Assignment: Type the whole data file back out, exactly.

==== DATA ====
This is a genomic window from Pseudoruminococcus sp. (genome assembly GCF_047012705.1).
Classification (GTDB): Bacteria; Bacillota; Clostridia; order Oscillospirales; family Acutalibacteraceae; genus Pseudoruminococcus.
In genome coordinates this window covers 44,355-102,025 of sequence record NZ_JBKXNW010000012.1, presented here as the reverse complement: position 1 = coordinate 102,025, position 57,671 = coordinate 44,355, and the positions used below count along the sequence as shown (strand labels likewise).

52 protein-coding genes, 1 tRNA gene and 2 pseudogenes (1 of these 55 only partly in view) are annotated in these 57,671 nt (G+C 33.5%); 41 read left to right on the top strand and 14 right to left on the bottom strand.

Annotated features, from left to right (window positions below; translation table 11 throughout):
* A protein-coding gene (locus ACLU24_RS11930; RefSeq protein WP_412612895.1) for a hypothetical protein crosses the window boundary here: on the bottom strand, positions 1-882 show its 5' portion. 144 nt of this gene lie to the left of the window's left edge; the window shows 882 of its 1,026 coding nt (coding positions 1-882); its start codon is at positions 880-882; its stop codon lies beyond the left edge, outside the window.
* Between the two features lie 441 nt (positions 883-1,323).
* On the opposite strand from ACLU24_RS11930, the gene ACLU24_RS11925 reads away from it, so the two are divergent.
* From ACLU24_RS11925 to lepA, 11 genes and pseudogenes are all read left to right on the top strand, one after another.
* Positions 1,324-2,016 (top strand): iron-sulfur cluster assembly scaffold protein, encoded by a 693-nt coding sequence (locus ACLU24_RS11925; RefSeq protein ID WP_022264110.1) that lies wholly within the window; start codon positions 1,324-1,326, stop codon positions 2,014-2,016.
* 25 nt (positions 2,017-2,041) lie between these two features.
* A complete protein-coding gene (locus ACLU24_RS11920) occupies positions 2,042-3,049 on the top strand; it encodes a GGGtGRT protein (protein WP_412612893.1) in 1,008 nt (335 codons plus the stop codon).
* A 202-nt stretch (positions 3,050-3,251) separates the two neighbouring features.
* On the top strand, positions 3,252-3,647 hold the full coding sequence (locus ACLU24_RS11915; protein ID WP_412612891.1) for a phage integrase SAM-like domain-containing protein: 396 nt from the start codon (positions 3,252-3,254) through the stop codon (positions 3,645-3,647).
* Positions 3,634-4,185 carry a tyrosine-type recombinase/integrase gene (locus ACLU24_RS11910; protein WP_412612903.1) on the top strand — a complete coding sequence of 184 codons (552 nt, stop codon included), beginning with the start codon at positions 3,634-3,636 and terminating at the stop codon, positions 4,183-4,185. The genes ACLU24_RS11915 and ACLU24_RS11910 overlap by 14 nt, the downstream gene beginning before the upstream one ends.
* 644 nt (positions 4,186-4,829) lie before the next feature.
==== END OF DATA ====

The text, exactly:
This is a genomic window from Pseudoruminococcus sp. (genome assembly GCF_047012705.1).
Classification (GTDB): Bacteria; Bacillota; Clostridia; order Oscillospirales; family Acutalibacteraceae; genus Pseudoruminococcus.
In genome coordinates this window covers 44,355-102,025 of sequence record NZ_JBKXNW010000012.1, presented here as the reverse complement: position 1 = coordinate 102,025, position 57,671 = coordinate 44,355, and the positions used below count along the sequence as shown (strand labels likewise).

52 protein-coding genes, 1 tRNA gene and 2 pseudogenes (1 of these 55 only partly in view) are annotated in these 57,671 nt (G+C 33.5%); 41 read left to right on the top strand and 14 right to left on the bottom strand.

Annotated features, from left to right (window positions below; translation table 11 throughout):
* A protein-coding gene (locus ACLU24_RS11930; RefSeq protein WP_412612895.1) for a hypothetical protein crosses the window boundary here: on the bottom strand, positions 1-882 show its 5' portion. 144 nt of this gene lie to the left of the window's left edge; the window shows 882 of its 1,026 coding nt (coding positions 1-882); its start codon is at positions 880-882; its stop codon lies beyond the left edge, outside the window.
* Between the two features lie 441 nt (positions 883-1,323).
* On the opposite strand from ACLU24_RS11930, the gene ACLU24_RS11925 reads away from it, so the two are divergent.
* From ACLU24_RS11925 to lepA, 11 genes and pseudogenes are all read left to right on the top strand, one after another.
* Positions 1,324-2,016 (top strand): iron-sulfur cluster assembly scaffold protein, encoded by a 693-nt coding sequence (locus ACLU24_RS11925; RefSeq protein ID WP_022264110.1) that lies wholly within the window; start codon positions 1,324-1,326, stop codon positions 2,014-2,016.
* 25 nt (positions 2,017-2,041) lie between these two features.
* A complete protein-coding gene (locus ACLU24_RS11920) occupies positions 2,042-3,049 on the top strand; it encodes a GGGtGRT protein (protein WP_412612893.1) in 1,008 nt (335 codons plus the stop codon).
* A 202-nt stretch (positions 3,050-3,251) separates the two neighbouring features.
* On the top strand, positions 3,252-3,647 hold the full coding sequence (locus ACLU24_RS11915; protein ID WP_412612891.1) for a phage integrase SAM-like domain-containing protein: 396 nt from the start codon (positions 3,252-3,254) through the stop codon (positions 3,645-3,647).
* Positions 3,634-4,185 carry a tyrosine-type recombinase/integrase gene (locus ACLU24_RS11910; protein WP_412612903.1) on the top strand — a complete coding sequence of 184 codons (552 nt, stop codon included), beginning with the start codon at positions 3,634-3,636 and terminating at the stop codon, positions 4,183-4,185. The genes ACLU24_RS11915 and ACLU24_RS11910 overlap by 14 nt, the downstream gene beginning before the upstream one ends.
* 644 nt (positions 4,186-4,829) lie before the next feature.